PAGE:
Oil prices enjoy strongest new year opening since 2014 as Iran protests push up crude

Crude oil starts the year above $60 per barrel as political unrest grows in Iran

Strong demand from China has helped crude oil reach over the $60 per barrel mark
Strong demand from China has helped crude oil reach over the $60 per barrel mark

Oil prices posted their strongest opening to a year since 2014 on Tuesday, with crude rising to mid-2015 highs amid large anti-government rallies in Iran and ongoing supply cuts led by OPEC and Russia.

Brent crude futures, the international benchmark, were at $67.18 (£49.56) a barrel on Tuesday morning, up 0.5 per cent, after hitting a May 2015 high of $67.29 a barrel in the earlier in the day.

It was the first time since January 2014 that the crude oil benchmark opened the year above $60 per barrel.

“Growing unrest in Iran set the table for a bullish start to 2018,” the US-based Schork Report said in a note to clients on Tuesday.

Anti-Government protesters demonstrated in Iran on Sunday in defiance of a warning by authorities of a crackdown, extending for a fourth day one of the most audacious challenges to the clerical leadership since pro-reform unrest in 2009.

Even without the unrest in Iran, which is a major oil exporter, market sentiment was bullish.

“Falling inventories globally and strong economic growth offset the restart of the Forties pipeline and the resumption of production following a pipeline outage in Libya,” said Jeffrey Halley, senior market analyst at futures brokerage Oanda in Singapore.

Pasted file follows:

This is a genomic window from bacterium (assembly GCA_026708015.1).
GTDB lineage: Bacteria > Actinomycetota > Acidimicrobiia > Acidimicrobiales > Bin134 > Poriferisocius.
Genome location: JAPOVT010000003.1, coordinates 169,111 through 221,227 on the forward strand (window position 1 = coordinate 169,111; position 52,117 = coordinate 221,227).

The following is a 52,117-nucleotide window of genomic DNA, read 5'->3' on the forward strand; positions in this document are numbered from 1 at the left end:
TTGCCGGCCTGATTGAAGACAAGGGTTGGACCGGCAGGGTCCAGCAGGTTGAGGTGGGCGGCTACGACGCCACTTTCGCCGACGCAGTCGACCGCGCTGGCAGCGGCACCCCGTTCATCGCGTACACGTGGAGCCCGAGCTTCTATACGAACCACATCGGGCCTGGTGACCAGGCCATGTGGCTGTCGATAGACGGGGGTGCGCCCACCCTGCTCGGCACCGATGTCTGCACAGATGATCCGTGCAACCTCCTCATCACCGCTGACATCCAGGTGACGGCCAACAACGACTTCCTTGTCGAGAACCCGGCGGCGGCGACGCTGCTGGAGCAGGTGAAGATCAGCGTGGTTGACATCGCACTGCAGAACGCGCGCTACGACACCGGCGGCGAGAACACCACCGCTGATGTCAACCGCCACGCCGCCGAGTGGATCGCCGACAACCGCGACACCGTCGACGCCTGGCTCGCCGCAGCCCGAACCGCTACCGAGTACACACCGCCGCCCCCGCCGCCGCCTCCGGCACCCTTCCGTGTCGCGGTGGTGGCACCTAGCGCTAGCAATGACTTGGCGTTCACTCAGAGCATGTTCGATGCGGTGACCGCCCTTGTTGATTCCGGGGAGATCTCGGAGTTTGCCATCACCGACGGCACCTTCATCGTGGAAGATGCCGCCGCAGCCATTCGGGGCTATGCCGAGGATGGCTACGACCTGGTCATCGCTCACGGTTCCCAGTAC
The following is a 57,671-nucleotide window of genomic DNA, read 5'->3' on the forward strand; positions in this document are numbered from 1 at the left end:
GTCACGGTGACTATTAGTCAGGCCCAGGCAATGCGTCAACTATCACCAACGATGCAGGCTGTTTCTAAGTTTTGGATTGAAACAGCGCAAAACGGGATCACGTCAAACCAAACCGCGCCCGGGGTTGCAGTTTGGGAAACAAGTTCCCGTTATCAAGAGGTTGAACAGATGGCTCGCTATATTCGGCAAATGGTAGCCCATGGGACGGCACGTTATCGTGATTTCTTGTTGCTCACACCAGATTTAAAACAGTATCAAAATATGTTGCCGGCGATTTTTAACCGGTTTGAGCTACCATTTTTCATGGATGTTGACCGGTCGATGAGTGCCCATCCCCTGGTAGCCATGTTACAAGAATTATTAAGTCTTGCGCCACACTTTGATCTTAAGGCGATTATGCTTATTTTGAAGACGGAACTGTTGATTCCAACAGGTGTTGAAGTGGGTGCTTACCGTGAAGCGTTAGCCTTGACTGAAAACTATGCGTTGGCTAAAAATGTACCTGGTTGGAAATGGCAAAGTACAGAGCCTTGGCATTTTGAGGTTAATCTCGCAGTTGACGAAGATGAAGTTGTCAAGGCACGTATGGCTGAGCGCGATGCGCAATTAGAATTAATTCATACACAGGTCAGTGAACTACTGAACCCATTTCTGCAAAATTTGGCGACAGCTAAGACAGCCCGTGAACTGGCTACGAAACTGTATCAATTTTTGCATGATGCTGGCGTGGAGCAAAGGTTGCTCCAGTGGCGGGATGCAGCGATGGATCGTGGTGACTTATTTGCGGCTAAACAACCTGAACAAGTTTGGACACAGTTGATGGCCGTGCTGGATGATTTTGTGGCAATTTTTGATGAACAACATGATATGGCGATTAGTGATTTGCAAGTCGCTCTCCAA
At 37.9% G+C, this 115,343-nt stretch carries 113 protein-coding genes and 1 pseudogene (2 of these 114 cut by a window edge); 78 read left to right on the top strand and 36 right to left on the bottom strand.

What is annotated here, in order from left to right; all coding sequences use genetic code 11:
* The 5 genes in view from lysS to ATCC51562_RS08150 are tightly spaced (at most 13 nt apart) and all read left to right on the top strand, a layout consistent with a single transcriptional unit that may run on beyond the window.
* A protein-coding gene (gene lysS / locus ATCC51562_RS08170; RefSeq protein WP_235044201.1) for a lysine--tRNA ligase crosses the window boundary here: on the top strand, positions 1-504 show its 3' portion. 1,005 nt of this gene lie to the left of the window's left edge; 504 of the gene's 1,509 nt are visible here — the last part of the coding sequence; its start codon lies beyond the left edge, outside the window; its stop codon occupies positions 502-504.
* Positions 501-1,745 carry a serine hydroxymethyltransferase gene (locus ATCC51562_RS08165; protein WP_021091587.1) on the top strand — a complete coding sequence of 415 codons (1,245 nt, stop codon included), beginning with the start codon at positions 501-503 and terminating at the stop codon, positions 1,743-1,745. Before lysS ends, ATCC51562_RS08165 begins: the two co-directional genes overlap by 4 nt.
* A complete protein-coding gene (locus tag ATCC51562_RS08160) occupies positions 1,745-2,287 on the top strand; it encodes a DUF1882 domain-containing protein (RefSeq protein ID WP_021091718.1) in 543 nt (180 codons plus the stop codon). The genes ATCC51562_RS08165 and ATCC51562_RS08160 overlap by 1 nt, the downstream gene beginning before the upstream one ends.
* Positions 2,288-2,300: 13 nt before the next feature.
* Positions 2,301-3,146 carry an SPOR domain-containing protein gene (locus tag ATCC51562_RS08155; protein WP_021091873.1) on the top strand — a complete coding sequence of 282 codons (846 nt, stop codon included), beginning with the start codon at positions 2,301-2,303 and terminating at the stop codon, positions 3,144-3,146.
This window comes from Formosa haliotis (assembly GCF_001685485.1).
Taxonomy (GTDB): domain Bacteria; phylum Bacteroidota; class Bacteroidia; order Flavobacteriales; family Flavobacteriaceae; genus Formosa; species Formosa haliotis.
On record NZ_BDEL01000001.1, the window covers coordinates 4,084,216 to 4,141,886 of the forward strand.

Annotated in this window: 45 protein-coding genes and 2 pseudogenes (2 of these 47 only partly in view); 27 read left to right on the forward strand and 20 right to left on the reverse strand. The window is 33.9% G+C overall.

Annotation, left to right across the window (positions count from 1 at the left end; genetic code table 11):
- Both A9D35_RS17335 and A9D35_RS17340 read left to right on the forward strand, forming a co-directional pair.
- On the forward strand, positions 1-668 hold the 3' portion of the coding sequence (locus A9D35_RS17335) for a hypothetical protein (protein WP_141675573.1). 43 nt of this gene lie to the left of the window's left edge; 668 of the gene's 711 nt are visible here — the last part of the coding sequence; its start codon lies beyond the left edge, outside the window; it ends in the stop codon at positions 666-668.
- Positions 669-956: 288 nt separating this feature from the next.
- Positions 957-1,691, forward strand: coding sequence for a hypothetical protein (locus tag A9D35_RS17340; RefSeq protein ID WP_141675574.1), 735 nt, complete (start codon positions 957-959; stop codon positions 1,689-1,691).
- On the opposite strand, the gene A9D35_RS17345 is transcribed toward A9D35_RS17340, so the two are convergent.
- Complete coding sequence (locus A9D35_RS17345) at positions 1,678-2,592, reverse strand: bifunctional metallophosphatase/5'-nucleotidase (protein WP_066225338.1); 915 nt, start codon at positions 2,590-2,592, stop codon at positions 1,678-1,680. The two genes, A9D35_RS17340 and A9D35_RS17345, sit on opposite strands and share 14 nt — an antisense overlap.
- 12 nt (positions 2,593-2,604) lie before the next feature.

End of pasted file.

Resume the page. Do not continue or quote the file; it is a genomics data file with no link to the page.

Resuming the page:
The 450,000 barrels per day (bpd) capacity Forties pipeline system in the North Sea returned to full operations on 30 December after an unplanned shutdown.

Oil markets have been supported by a year of production cuts led by the Middle East-dominated Organisation of the Petroleum Exporting Countries (OPEC) and Russia. The cuts started in January 2017 and are scheduled to cover all of 2018.

US commercial crude oil inventories have fallen by almost 20 per cent from their historic highs last March, to 431.9 million barrels.

Strong demand growth, especially from China, has also been supporting crude.

Only rising US production, which is on the verge of breaking through 10 million bpd, is somewhat hampering the outlook into 2018.

“We think US tight oil production growth warrants close monitoring as it could spoil OPEC’s market-balancing efforts, pushing the market into surplus in 2018,” Barclays bank said on Tuesday.

US oil production, driven largely by onshore tight shale oil fields, has risen by almost 16 per cent since mid-2016, to 9.75 million bpd at the end of last year.

Consultancy Rystad Energy said “US crude oil production capacity has reached 10 million barrels per day.”

Reuters

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